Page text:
Kandy-Kolored Tangerine-Flake Streamline Baby became the title of a collection of Wolfe’s magazine pieces, and it was soon followed by more books, all of them driven by Wolfe’s jacked-up prose, rococo punctuation, and X-ray vision into the way people strive for status and display its elaborate hardware. Somehow, he infiltrated such infra-dig subcultures as surfers (The Pump House Gang, 1968), Ken Kesey and his Merry Prankster acid-heads (The Electric Kool-Aid Acid Test, 1968), and good ole boy stock car drivers (“Junior Johnson Is the Last American Hero. Yes!” in Esquire) and, yes, especially yes!, New York City socialites (Radical Chic and Mau-Mauing the Flak Catchers, 1970).
After relatively minor efforts on the contemporary art world (The Painted Word, 1975) and another collection (Mauve Gloves & Madmen, Clutter & Vine, 1976)—and after his marriage to Sheila Berger, a magazine art director—Wolfe in 1979 uncorked his biggest and most ambitious book to date, a deeply reported dive into the insular worlds of fighter pilots and astronauts The Right Stuff. The book is, in Wolfe’s own words, an exploration of “the dimensions of man’s love of himself or, rather, his ceaseless concern for his own standing in comparison to other men.” Which is a workable definition of status. The book became a bestseller and was turned into a hit Hollywood movie, and the right stuff entered the American vernacular along with other Wolfe-isms, including radical chic… social X-rays… pushing the envelope… the Me Decade …
Wolfe could have been forgiven for phoning it in after that—he had enough money to buy all the bespoke white suits in the world—but he had other ideas. He yearned to write a big rollicking contemporary New York City novel along the lines of Thackeray’s Vanity Fair, something that involved the kind of reporting he did so well, something in the vein of Balzac and Zola and Dickens. The result was 1987’s The Bonfire of the Vanities, a delirious send-up of a gallery of Wall Street “Masters of the Universe,” race-card players, washed-up journalists, hustler lawyers, all the foamy flotsam of New York’s go-go-go-to-hell Reagan years. The book had the good sense to appear just as the stock market and the whole house of cards came crashing down, and it, too, became a monster bestseller and ushered Wolfe into the high inner sanctum where the Big American Novelists roam.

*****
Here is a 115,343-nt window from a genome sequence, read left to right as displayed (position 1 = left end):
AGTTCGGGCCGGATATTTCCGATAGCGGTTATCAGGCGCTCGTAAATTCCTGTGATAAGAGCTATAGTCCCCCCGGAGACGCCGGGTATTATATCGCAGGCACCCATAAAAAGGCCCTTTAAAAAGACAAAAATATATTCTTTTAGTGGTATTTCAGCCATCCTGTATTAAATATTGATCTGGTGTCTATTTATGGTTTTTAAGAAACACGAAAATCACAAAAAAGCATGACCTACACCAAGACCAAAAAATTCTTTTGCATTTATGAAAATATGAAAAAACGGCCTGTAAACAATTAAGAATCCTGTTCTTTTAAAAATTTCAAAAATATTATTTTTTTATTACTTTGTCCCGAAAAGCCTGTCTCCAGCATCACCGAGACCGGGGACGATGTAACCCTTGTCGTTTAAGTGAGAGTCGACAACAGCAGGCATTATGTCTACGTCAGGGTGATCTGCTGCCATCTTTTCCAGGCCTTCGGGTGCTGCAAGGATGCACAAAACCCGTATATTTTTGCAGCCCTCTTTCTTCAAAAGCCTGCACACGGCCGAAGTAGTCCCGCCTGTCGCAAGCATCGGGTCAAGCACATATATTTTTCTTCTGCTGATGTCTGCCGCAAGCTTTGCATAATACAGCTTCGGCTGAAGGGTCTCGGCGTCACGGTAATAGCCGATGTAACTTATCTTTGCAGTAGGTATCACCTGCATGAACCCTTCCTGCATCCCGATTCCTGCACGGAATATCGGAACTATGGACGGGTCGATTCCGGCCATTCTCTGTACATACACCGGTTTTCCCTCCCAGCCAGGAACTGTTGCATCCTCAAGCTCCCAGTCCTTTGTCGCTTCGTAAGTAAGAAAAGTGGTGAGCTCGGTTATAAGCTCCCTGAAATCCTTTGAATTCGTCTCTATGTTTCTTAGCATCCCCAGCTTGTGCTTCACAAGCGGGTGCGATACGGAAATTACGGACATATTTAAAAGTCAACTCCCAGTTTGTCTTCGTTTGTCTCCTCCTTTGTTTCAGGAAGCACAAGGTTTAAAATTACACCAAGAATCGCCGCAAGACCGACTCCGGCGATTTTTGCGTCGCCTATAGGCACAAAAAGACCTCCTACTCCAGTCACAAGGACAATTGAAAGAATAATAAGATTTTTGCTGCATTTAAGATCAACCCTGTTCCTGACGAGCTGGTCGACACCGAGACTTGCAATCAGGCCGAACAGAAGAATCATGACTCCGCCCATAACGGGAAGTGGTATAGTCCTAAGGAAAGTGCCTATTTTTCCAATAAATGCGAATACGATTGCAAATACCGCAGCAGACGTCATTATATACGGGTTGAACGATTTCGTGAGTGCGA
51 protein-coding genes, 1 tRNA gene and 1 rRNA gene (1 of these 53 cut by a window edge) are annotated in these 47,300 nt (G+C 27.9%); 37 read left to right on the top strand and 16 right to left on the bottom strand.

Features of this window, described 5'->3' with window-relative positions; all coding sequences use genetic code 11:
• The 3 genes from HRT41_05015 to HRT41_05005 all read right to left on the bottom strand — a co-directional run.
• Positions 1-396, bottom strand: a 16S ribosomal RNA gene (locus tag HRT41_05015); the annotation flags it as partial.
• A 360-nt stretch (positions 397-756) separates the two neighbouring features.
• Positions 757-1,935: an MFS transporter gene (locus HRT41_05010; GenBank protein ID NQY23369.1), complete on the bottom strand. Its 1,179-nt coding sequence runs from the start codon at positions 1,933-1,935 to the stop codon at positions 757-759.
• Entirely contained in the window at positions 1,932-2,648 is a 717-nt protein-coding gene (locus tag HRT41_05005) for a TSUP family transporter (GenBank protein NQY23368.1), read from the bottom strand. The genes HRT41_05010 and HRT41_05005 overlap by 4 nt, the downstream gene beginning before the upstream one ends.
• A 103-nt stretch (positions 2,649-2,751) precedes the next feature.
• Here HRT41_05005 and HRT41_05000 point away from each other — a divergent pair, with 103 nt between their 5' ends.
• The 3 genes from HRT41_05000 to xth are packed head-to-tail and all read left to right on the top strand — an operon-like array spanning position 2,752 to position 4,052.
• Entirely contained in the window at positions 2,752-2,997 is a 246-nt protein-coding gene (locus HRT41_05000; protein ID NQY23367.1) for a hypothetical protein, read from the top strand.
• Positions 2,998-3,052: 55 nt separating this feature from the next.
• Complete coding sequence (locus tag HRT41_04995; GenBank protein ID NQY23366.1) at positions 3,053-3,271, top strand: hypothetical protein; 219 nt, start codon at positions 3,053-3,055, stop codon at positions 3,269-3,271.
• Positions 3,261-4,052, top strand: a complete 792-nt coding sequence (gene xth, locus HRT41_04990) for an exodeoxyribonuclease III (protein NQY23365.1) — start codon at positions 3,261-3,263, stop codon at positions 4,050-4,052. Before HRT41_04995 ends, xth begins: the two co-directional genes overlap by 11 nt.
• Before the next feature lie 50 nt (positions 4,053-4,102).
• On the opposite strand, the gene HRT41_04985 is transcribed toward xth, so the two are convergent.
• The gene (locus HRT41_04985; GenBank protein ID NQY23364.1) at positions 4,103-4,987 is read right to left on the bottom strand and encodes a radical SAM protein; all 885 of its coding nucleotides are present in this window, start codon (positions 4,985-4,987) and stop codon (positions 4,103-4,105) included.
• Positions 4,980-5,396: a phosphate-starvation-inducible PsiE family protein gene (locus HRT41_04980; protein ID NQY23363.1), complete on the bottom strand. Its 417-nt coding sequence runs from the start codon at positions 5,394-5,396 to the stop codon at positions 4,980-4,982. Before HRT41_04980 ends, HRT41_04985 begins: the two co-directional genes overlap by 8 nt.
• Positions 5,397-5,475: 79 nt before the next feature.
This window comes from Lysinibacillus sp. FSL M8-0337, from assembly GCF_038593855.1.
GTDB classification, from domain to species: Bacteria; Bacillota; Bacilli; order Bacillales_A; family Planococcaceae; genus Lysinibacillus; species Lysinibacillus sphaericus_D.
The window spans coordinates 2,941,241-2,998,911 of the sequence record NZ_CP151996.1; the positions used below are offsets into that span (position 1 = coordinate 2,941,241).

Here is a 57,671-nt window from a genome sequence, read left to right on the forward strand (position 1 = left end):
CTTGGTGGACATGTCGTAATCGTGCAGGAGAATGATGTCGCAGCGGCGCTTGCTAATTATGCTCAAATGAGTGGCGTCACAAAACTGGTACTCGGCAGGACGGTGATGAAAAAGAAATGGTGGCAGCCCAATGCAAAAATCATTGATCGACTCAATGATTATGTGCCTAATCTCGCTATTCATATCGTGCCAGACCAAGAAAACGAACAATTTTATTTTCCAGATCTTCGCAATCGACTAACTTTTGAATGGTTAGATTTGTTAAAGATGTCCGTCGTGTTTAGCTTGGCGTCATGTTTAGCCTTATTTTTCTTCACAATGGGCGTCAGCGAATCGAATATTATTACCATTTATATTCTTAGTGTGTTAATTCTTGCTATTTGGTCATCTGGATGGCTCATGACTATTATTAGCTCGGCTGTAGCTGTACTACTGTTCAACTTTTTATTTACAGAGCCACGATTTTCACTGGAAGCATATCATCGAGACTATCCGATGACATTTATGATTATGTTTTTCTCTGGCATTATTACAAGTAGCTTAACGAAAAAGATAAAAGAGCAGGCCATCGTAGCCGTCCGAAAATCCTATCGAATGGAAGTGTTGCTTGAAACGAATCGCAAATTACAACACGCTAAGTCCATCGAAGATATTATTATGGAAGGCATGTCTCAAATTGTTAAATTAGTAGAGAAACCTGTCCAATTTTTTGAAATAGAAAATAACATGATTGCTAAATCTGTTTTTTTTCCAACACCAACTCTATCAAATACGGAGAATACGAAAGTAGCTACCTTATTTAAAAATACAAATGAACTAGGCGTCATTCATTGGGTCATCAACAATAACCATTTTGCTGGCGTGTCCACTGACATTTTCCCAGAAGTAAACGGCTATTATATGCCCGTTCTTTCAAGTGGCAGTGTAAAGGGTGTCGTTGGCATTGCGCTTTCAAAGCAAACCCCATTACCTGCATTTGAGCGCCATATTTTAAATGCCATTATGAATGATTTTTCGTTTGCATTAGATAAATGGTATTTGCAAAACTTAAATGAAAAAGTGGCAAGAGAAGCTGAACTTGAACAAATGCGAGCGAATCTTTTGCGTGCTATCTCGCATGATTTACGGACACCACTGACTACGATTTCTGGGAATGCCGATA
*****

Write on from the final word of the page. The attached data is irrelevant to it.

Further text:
The novels that followed—A Man in Full (1998), I Am Charlotte Simmons (2004), Back to Blood (2012)—were far less successful artistically, but they fetched seven-figure advances and sold by the long ton without even seeming to break a sweat, which was bound to inspire grumbling. And it did.
After A Man Full sold more than 1 million copies in hardcover, a staggering number in un-literary America, John Irving equated the novel with “a bad piece in a magazine.” John Updike dubbed it “entertainment, not literature.” And Normal Mailer likened reading the 742-page novel to having sex with a 300-pound woman: “Once she gets on top, it’s all over. Fall in love or be asphyxiated.” Their mewling appeared to amuse Wolfe. Instead of lashing out at his troika of detractors as these stupid fucks, he dismissed them as “My Three Stooges,” adding, “The lead dog is the one they always try to bite in the ass.” Which was a workable definition of Wolfe’s status. The point was hard to miss. Wolfe was so rich and so famous and so popular that he could afford to tell three of the biggest names in American literature to go piss up a rope.
Wolfe kept working late into his long life. He is survived by his wife and their daughter, Alexandra Wolfe Schiff, and their son, Tommy. As he looked back on it all, Wolfe decided ’70s Radical Chic was the favorite of his books—and what’s not to love about Lenny and Felicia Bernstein inviting a bunch of Black Panthers into their Park Avenue palace and having white maids serve them these nice little Roquefort cheese morsels rolled in crushed nuts, along with asparagus tips in mayonnaise dabs, and meatballs petites au Coq Hardi? After the book appeared to great acclaim, Wolfe’s father uttered words of praise every writer yearns to hear. “God,” Thomas Wolfe Sr., told his son, “you’re really a writer.”